The new Thunderbird...


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Jul 23, 2020
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I guess that 'General Computing' is the most appropriate place to stick this, as it's not really off topic.

I deal with a whole lot of email. Well, the phrase 'deal with' is a bit of a misnomer. I get a whole lot of email. I suck at dealing with it. I have thousands and thousands of unread messages at any one time. Eventually, I'll bulk delete them. I do skim and get most of the important emails covered.

Anyhow, my life would be unmanageable without a solid email client. That's how I ended up using Thunderbird.

The new version, version 115, is known as Supernova. The current version is 115.3.3, but version 115.3.1 just trickled down recently. I didn't realize this and was pretty surprised when I closed Thunderbird and opened it again to free up some RAM.

The first thing you'll notice is a UI change. Gone are the window title bars and stuff like that.

Anyhow, as I use hotmail/outlook email addresses, Thunderbird wasn't letting the OAuth (the authentication used instead of plain passwords) work.

If you use any of the MSFT email addresses, you'll get a pop up window to authenticate. You'll need to enter your password(s). This won't work. At least it didn't work here on my system.

I deal with so much email that this elevated my heart rate a little.

Close Thunderbird and start again. This time, copy the URL in the popup window and open it in a new tab in your browser. You may want to use a different browser for each email address.

Authenticate at that new screen.

Close Thunderbird again. Reopen Thunderbird.

You may need to authenticate again at this point but I only had to do so with one of the two accounts. This time around, the popup screen should ask you if you want to add Thunderbird as an authorized application. Agree to that and it should work for you.

I hope you don't have as much trouble as I had.

The new version looks pretty good. They didn't move too many things around, so it will be familiar enough. I like the new look, I suppose.

But, again, hopefully, you have an easier time of it than I had. If you do, then the above is what it took for me to get it working.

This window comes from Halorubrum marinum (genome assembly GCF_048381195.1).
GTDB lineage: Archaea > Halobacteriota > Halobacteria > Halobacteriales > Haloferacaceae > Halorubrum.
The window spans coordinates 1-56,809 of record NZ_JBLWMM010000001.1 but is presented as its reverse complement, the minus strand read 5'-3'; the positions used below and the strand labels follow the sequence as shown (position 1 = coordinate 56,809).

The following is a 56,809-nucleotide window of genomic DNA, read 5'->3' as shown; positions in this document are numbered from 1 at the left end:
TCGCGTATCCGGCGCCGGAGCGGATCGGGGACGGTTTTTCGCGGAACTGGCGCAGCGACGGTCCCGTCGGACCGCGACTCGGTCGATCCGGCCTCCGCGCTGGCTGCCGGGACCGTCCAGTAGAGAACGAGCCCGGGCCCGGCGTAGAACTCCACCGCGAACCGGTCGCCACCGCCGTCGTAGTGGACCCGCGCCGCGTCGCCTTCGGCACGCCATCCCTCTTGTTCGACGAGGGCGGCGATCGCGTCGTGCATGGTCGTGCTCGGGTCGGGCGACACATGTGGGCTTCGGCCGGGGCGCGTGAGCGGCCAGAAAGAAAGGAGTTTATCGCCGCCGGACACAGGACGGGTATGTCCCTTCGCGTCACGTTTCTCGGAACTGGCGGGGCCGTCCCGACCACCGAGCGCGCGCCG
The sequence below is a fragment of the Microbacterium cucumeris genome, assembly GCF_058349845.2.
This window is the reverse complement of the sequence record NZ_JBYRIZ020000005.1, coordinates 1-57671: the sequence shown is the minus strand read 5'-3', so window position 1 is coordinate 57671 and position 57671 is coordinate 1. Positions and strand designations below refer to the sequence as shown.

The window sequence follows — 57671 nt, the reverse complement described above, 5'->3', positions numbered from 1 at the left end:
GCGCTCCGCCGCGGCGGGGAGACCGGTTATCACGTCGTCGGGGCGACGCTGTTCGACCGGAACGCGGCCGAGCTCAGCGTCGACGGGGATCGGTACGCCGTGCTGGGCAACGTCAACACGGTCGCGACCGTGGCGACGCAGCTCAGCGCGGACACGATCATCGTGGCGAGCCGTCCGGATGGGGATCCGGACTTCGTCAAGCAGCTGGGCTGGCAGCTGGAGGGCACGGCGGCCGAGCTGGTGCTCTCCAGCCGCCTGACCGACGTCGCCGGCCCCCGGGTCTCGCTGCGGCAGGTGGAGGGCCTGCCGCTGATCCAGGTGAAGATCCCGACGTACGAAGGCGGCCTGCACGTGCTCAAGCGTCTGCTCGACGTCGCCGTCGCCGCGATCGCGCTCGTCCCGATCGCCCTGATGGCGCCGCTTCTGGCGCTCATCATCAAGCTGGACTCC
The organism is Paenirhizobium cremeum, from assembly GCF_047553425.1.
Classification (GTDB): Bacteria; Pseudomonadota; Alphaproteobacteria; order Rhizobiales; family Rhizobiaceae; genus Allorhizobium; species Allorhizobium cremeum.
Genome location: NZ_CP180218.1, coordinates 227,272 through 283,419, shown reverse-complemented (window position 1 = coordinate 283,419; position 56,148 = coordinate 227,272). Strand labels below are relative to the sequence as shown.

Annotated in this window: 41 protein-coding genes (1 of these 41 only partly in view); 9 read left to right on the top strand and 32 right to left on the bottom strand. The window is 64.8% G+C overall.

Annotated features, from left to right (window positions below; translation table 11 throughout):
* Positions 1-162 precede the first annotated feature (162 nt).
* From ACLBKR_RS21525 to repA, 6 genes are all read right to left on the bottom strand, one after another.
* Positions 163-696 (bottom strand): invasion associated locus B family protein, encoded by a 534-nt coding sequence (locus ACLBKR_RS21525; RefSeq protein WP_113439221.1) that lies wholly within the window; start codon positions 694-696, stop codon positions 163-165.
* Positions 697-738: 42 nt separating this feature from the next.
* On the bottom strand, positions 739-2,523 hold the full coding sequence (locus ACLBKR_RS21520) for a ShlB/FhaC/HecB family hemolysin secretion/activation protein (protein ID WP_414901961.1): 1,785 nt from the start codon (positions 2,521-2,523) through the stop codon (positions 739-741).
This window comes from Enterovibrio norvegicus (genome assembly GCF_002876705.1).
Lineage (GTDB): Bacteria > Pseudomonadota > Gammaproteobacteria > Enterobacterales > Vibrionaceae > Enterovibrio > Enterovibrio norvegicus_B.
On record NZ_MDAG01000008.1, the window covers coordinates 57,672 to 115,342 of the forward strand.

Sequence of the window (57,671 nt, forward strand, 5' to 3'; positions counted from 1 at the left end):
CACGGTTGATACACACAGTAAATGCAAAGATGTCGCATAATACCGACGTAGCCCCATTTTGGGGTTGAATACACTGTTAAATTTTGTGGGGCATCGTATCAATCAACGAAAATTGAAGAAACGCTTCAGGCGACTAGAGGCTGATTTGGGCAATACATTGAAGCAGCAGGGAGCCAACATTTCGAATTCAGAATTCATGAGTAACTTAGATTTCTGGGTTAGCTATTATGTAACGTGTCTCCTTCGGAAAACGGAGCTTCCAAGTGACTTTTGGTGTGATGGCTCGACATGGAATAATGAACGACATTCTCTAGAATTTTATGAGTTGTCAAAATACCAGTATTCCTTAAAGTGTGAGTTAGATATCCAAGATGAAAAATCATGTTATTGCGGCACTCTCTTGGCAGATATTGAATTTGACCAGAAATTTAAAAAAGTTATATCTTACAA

I hope you don't have as much trouble as I had.
It wasn't me, but a good friend who I help with Linux support. He uses Thunderbird with Hotmail, and the popup window from Microsoft freaked him out. He only has one email account, so I went to his house and quickly figured out that the popup was legitimate. After giving his email password (which he was afraid to do) and following the prompts, I had him going again in just a few minutes. :)
the popup was legitimate

Yeah, it's a part of the OAuth used by a number of services, such as using your Google account to login to a site without going through the regular registration and all that. I guess it's a part of that 'single sign-on' thing we've been after for a couple of decades, but there's many providers that will let you do similar.

In my case, it wouldn't load the 2nd part of the authentication without restarting Thunderbird. I even had to load the pages in a browser.

And, yeah, they should have had to do this when they first configured Thunderbird. It has been a necessary step for at least a few years. It's not a new thing - it's just (potentially) broken and a bit of a pain. I don't recall exactly when this was implemented, but it has been a while now.

And, good on the friend for calling you to ensure that it's legit. That was a good step on their part.

If you don't know, find someone you trust who does know.

What I'll do now is migrate that ~/.thunderbird directory to the rest of the computers around the house. That way I don't have to do this multiple times.

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